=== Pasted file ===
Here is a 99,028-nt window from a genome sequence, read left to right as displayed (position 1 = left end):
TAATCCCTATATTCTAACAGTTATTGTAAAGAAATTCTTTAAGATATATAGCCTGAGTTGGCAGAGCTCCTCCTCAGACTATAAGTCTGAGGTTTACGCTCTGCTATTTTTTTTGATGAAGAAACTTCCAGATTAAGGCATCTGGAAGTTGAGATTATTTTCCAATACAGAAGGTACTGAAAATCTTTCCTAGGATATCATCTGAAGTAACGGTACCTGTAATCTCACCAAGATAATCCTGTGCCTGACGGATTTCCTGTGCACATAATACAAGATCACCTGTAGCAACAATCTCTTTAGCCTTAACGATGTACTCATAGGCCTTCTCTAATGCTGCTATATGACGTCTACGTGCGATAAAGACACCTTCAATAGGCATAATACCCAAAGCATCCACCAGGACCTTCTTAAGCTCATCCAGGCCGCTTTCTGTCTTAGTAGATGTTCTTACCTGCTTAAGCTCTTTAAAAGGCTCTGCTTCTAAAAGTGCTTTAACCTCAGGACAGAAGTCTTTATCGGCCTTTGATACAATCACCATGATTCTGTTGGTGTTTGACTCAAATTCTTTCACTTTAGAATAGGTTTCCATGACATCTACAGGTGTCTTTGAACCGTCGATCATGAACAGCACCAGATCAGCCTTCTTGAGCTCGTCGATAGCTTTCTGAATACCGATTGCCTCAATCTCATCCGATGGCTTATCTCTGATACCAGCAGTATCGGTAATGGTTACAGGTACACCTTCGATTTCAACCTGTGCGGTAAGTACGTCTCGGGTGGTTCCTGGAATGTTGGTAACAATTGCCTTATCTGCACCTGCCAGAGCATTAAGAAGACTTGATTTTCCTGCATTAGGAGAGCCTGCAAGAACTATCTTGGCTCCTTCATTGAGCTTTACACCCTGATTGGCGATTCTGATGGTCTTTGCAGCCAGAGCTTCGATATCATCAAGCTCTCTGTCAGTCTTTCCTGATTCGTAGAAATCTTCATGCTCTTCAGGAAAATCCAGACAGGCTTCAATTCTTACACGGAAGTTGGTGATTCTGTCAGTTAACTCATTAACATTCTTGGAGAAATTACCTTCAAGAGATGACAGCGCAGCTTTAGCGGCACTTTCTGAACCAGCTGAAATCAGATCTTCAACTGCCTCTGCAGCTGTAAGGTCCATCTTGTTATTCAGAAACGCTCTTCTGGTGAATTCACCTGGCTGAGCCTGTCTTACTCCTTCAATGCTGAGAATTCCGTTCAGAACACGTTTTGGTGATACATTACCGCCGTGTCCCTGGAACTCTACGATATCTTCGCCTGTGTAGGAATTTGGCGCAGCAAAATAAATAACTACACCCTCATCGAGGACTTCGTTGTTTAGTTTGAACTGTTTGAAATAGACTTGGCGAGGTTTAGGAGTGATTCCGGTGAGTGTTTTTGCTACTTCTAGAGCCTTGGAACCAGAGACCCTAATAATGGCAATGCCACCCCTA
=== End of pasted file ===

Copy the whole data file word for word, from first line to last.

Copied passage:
Here is a 99,028-nt window from a genome sequence, read left to right as displayed (position 1 = left end):
TAATCCCTATATTCTAACAGTTATTGTAAAGAAATTCTTTAAGATATATAGCCTGAGTTGGCAGAGCTCCTCCTCAGACTATAAGTCTGAGGTTTACGCTCTGCTATTTTTTTTGATGAAGAAACTTCCAGATTAAGGCATCTGGAAGTTGAGATTATTTTCCAATACAGAAGGTACTGAAAATCTTTCCTAGGATATCATCTGAAGTAACGGTACCTGTAATCTCACCAAGATAATCCTGTGCCTGACGGATTTCCTGTGCACATAATACAAGATCACCTGTAGCAACAATCTCTTTAGCCTTAACGATGTACTCATAGGCCTTCTCTAATGCTGCTATATGACGTCTACGTGCGATAAAGACACCTTCAATAGGCATAATACCCAAAGCATCCACCAGGACCTTCTTAAGCTCATCCAGGCCGCTTTCTGTCTTAGTAGATGTTCTTACCTGCTTAAGCTCTTTAAAAGGCTCTGCTTCTAAAAGTGCTTTAACCTCAGGACAGAAGTCTTTATCGGCCTTTGATACAATCACCATGATTCTGTTGGTGTTTGACTCAAATTCTTTCACTTTAGAATAGGTTTCCATGACATCTACAGGTGTCTTTGAACCGTCGATCATGAACAGCACCAGATCAGCCTTCTTGAGCTCGTCGATAGCTTTCTGAATACCGATTGCCTCAATCTCATCCGATGGCTTATCTCTGATACCAGCAGTATCGGTAATGGTTACAGGTACACCTTCGATTTCAACCTGTGCGGTAAGTACGTCTCGGGTGGTTCCTGGAATGTTGGTAACAATTGCCTTATCTGCACCTGCCAGAGCATTAAGAAGACTTGATTTTCCTGCATTAGGAGAGCCTGCAAGAACTATCTTGGCTCCTTCATTGAGCTTTACACCCTGATTGGCGATTCTGATGGTCTTTGCAGCCAGAGCTTCGATATCATCAAGCTCTCTGTCAGTCTTTCCTGATTCGTAGAAATCTTCATGCTCTTCAGGAAAATCCAGACAGGCTTCAATTCTTACACGGAAGTTGGTGATTCTGTCAGTTAACTCATTAACATTCTTGGAGAAATTACCTTCAAGAGATGACAGCGCAGCTTTAGCGGCACTTTCTGAACCAGCTGAAATCAGATCTTCAACTGCCTCTGCAGCTGTAAGGTCCATCTTGTTATTCAGAAACGCTCTTCTGGTGAATTCACCTGGCTGAGCCTGTCTTACTCCTTCAATGCTGAGAATTCCGTTCAGAACACGTTTTGGTGATACATTACCGCCGTGTCCCTGGAACTCTACGATATCTTCGCCTGTGTAGGAATTTGGCGCAGCAAAATAAATAACTACACCCTCATCGAGGACTTCGTTGTTTAGTTTGAACTGTTTGAAATAGACTTGGCGAGGTTTAGGAGTGATTCCGGTGAGTGTTTTTGCTACTTCTAGAGCCTTGGAACCAGAGACCCTAATAATGGCAATGCCACCCCTA